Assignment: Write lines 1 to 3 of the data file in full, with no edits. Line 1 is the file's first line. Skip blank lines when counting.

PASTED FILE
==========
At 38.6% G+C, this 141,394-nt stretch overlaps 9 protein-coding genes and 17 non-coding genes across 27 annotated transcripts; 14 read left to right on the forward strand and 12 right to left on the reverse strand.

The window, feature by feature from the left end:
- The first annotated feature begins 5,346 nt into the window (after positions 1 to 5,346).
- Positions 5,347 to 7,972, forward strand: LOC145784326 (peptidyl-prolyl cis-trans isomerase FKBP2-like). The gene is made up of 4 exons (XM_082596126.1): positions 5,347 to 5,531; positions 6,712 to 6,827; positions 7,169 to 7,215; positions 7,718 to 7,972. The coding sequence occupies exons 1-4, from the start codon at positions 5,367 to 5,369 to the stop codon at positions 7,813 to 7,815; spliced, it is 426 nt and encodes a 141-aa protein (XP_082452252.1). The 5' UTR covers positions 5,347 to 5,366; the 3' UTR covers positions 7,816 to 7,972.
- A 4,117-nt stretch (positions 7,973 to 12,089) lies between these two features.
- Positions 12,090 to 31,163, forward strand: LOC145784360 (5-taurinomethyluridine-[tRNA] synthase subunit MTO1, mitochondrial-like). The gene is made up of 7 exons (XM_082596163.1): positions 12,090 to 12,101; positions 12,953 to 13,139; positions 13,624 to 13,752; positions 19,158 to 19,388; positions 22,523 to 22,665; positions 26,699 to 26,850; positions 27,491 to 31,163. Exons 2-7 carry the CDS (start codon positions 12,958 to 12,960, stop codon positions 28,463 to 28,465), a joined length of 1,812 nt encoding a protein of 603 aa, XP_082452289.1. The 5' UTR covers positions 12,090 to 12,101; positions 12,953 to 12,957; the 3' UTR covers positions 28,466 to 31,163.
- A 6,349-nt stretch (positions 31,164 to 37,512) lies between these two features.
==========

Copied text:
At 38.6% G+C, this 141,394-nt stretch overlaps 9 protein-coding genes and 17 non-coding genes across 27 annotated transcripts; 14 read left to right on the forward strand and 12 right to left on the reverse strand.

The window, feature by feature from the left end:
- The first annotated feature begins 5,346 nt into the window (after positions 1 to 5,346).